The objective of this paper is to examine whether U.S. and Japanese CEOs address company performance differently in their letters to the shareholders.1 The letter to the shareholders is usually not subject to regulation, and the auditor's role remains limited to verifying that the information in it is consistent with the numbers presented in the financial statements (Clatworthy & Jones, 2003 and Nobes & Parker, 1998).2 Hence, it provides management with an excellent opportunity to manage the impressions outsiders have of the company without having to worry too much about regulatory repercussions. Prior research indicates that U.S. CEOs utilize this opportunity by using a self-serving attributional bias (e.g., Bettman & Weitz, 1983, Staw et al., 1983 and Lee et al., 2004). This implies that they are inclined to explain good news (e.g., an increase in profits) in terms of internal causes such as the corporate strategy and investment decisions. However, it also means that they are likely to ascribe bad news to adverse general economic conditions, the weather, or other causes beyond management's control. More recent studies demonstrate that European CEOs also address company performance in a self-serving fashion by ascribing good news to themselves and by blaming bad outcomes on the external environment (Aerts, 1994, Aerts, 2005 and Clatworthy & Jones, 2003). The importance of the letter to the shareholders is well documented. Studies in various countries demonstrate that accounting narratives and especially the letter to the shareholders are particularly useful and important parts of the annual report (Bartlett & Chandler, 1997 and Epstein & Pava, 1993). For example, Bartlett and Chandler (1997) show that of the various sections of the annual report, the letter to the shareholders is the most thoroughly read by private investors and ranked second in overall importance. Furthermore, several other studies suggest that the letter can influence private investors' decisions (e.g., Kaplan et al., 1990 and Baird & Zelin, 2000). Baird and Zelin (2000), for example, find that the order in which positive and negative information is presented in the letter significantly influenced investors' decisions. Although the letter seems particularly important for private investors, also more sophisticated users, such as financial analysts, do seem to use it. For example, Breton and Taffler (2001, p. 99) find that analysts rely on “non-financial, soft, qualitative and impressive information in making stock recommendations.” Additionally, it seems that CEOs' explanations for company performance affect analysts' forecasts. For example, Barton and Mercer (2005) conduct an experiment with financial analysts to investigate their reactions to external explanations for poor financial performance. They demonstrate that implausible explanations backfire and lead analysts to provide lower earnings forecasts and to assess a higher cost of capital than if the explanation had not been provided. Plausible explanations, however, did not improve management's reputation with analysts, suggesting that analysts expect managers to provide plausible performance explanations. The present study examines the fashion in which firm performance is addressed in letters to the shareholders from the world's two largest capital markets: the United States and Japan. These two countries are considered important not only for the development of accounting (Nobes & Parker, 1998), but also because the cultural values predominating in these countries are dissimilar (e.g., Hofstede, 2001). Prior studies have demonstrated that as a result of these cultural differences management practices in Japan are considerably different from U.S. practices (e.g., Bruton & Lau, 2008, Hofstede, 2001 and Kim & Nam, 1998). Furthermore, there is evidence that culture affects financial reporting (see Chanchani & MacGregor, 1999 and Doupnik & Tsakumis, 2004 for overviews). An additional research question of the study is to examine whether the creation of the International Accounting Standards Board (IASB) in 2001 and the subsequent processes toward convergence with International Financial Reporting Standards (IFRS) that have taken place in the United States and Japan affected the letters written by the CEOs in these countries.3 Although IFRS do not cover letters, it is conceivable that the convergence processes influenced the use of self-serving attributions in the letters to the shareholders. It is also noted that in 2002 the IASB started a project called “Management Commentary,” which aimed to examine the need to develop guidance for narrative disclosures. Furthermore, although the Sarbanes–Oxley Act (SOX) of 2002 does not address the letter in particular, it cannot be ruled out that it might have had an effect on U.S. CEOs' letters in the post-SOX period. The present paper contributes to the literature in several ways. This study is the first to examine letters from Japanese companies. As such, it extends prior research into the self-serving attributional bias in letters to the shareholders as well as into the amount of information disclosed in Japanese annual reports (e.g., Cooke, 1993 and Singleton & Globerman, 2002). Furthermore, this study is one of the few that examines letters to the shareholders from a comparative perspective. Hence, it complements previous comparative studies that examine measurement and disclosure practices. Specifically, this study looks at the use of impression management techniques in the conveyance of information through the letter to the shareholders. According to Merkl-Davies and Brennan (2007) the use of impression management techniques may undermine the quality of financial reporting. By comparing letters from Japanese and U.S. companies, this study shows the widespread use of impression management in letters to the shareholders from these two countries. Another contribution of the study is that, apart from examining the self-serving attributional bias, it also considers positive and negative outcomes that are not specifically explained in the letter to the shareholders. As is discussed in Section 2.2, statements that simply present outcomes without any explanation may also be important. Prior studies only considered statements in which effects were ascribed to causes (e.g., Aerts, 1994, Aerts, 2005 and Lee et al., 2004). The inclusion of effects that are not explained in the letter provides a more complete picture of impression management through the letter and, as such, enriches the accounting literature on this subject. A final contribution of the present study is that it examines letters from both the period before and after the creation of the IASB in 2001. Prior studies have examined, among others, the extent to which the disclosure requirements of the IASB are voluntarily complied with (Street & Bryant, 2000), the effects of international accounting standards on earnings management (Van Tendeloo & Vanstraelen, 2005), and the impact of auditor choice on IFRS compliance (Hodgdon et al., 2009). To the best of my knowledge, this is the first study that examines the possible impact of international accounting standards on the relatively unregulated letters to the shareholders. Although the IFRS do not address this type of disclosure, it is an open empirical question whether the subsequent convergence process affected the letters in Japan and the United States. The remainder of the paper is organized as follows. Section 2 provides a review of the literature and develops the hypotheses of the study. Section 3 describes the research design. 4 and 5, respectively, present and discuss the empirical results. Section 6 concludes the paper.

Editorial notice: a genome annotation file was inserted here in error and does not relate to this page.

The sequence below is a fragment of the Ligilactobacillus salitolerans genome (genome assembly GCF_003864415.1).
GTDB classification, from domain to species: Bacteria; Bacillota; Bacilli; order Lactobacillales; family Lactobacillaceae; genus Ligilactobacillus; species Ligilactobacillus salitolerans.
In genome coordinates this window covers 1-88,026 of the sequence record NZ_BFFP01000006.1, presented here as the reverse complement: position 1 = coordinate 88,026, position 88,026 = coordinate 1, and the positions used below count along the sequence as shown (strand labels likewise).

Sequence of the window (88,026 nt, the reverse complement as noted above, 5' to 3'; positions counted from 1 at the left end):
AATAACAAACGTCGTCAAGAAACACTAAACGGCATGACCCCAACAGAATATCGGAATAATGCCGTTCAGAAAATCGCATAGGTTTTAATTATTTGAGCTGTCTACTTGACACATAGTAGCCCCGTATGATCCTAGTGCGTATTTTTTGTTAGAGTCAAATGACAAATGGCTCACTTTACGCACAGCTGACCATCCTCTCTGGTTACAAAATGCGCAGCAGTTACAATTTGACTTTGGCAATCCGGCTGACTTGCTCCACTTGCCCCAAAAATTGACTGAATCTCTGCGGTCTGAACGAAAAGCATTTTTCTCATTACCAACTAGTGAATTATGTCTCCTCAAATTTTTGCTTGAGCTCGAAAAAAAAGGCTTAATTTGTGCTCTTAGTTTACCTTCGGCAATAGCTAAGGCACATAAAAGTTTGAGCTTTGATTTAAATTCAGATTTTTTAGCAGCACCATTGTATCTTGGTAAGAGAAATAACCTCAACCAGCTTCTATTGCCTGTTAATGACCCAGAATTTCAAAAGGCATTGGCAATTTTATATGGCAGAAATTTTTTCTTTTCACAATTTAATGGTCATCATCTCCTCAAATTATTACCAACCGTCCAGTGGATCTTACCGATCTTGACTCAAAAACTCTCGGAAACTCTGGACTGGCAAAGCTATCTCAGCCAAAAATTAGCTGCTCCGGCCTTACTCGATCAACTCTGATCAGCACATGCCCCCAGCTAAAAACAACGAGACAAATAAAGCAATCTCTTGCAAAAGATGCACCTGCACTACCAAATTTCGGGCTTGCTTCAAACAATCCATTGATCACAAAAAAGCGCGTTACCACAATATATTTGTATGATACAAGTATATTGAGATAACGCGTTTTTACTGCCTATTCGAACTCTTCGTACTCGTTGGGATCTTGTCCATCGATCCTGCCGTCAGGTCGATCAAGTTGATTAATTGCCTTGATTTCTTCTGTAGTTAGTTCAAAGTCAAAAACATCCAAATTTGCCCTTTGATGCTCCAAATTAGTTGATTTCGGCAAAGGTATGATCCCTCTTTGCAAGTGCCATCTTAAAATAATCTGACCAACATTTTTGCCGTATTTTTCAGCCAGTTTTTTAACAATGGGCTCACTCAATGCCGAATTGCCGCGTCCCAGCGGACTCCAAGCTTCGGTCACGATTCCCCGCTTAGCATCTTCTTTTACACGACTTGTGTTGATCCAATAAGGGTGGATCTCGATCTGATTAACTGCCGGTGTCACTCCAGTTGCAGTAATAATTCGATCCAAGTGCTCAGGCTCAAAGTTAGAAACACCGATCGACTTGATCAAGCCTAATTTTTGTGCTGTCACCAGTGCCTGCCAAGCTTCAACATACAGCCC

نتیجه گیری انگلیسی
This study provided evidence suggesting that CEOs explain organizational outcomes in a self-serving manner in their letters to the shareholders. First, CEOs prefer both to present as well as claim responsibility for good news. Second, bad news is predominantly externalized by blaming it on causes such as the weather or a recession. These results suggest that explanations in letters might be used strategically to influence readers' perceptions of the company. However, the study also provided some evidence of U.S.–Japan differences that suggests that the country in which a company operates may have an impact on this form of impression management. The results of this study have a number of implications. First, they confirm previous research that demonstrates that this specific type of accounting narrative is subject to impression management and, hence, may harm the provision of a balanced, true, and fair view of company performance (Clatworthy & Jones, 2003). Otherwise stated, the quality of financial reporting may be undermined because letters to the shareholders are subject to impression management (Merkl-Davies & Brennan, 2007). Second, the findings have implications for regulators in general and the IASB and International Federation of Accountants (IFAC) in particular. This study indicates that to a certain extent national differences are present in accounting narratives. Therefore, the IASB is advised to draw up a new Standard (or revise IAS1 Presentation of Financial Statements) containing requirements with respect to accounting narratives. The IFAC, which issues the International Standards on Auditing (ISAs), is encouraged to examine whether they should establish a new ISA in which auditors are required not only to ensure consistency of the information in the accounting narratives (including the CEO's letter) with the financial results presented elsewhere in the annual report, but, additionally, to give guidance on how this independent review should be performed. The results of this study are subject to a number of important caveats. A first limitation of the study concerns the exclusive focus on letters of U.S. and Japanese companies. Although a number of differences between Japanese and U.S. companies with respect to the way results are explained in letters to the shareholders were found, the results are not necessarily generalizable to a comparison between, for instance, Singapore and the United Kingdom or Thailand and Australia. Further studies need to replicate this investigation. A second limitation relates to the sample. The sampled firms are, on average, larger than the other U.S.-listed and Japanese-listed firms. Although in terms of firm performance, the sampled and other U.S. and Japanese firms are statistically indistinguishable and although I believe that self-serving attributional biases within the letter are mainly driven by firm performance, I cannot rule out the possibility that the results of this study are not generalizable to the smaller listed firms. A third limitation of the study involves the exclusive focus on one form of impression management, that is, the good news and bad news statements presented in the letters. Other possible forms of impression management, which may also be present in letters to the shareholders, include biases in the conveyance of news, distortions in graphs, variations in readability, and juxtaposition of color. Possibly these other forms of managing people's impressions work hand in hand with the use of self-serving explanations. A last, related limitation is that the letter was examined in isolation and other sections of the financial report were ignored. As this study considered only the relatively unregulated letter, it is unclear whether the results would have been different if other parts of the annual report were examined instead. For instance, in other more regulated parts of the annual report, and the MD&A (or the comparable Operational and Financial Review) section in particular, the self-serving attributional bias may possibly be less pronounced.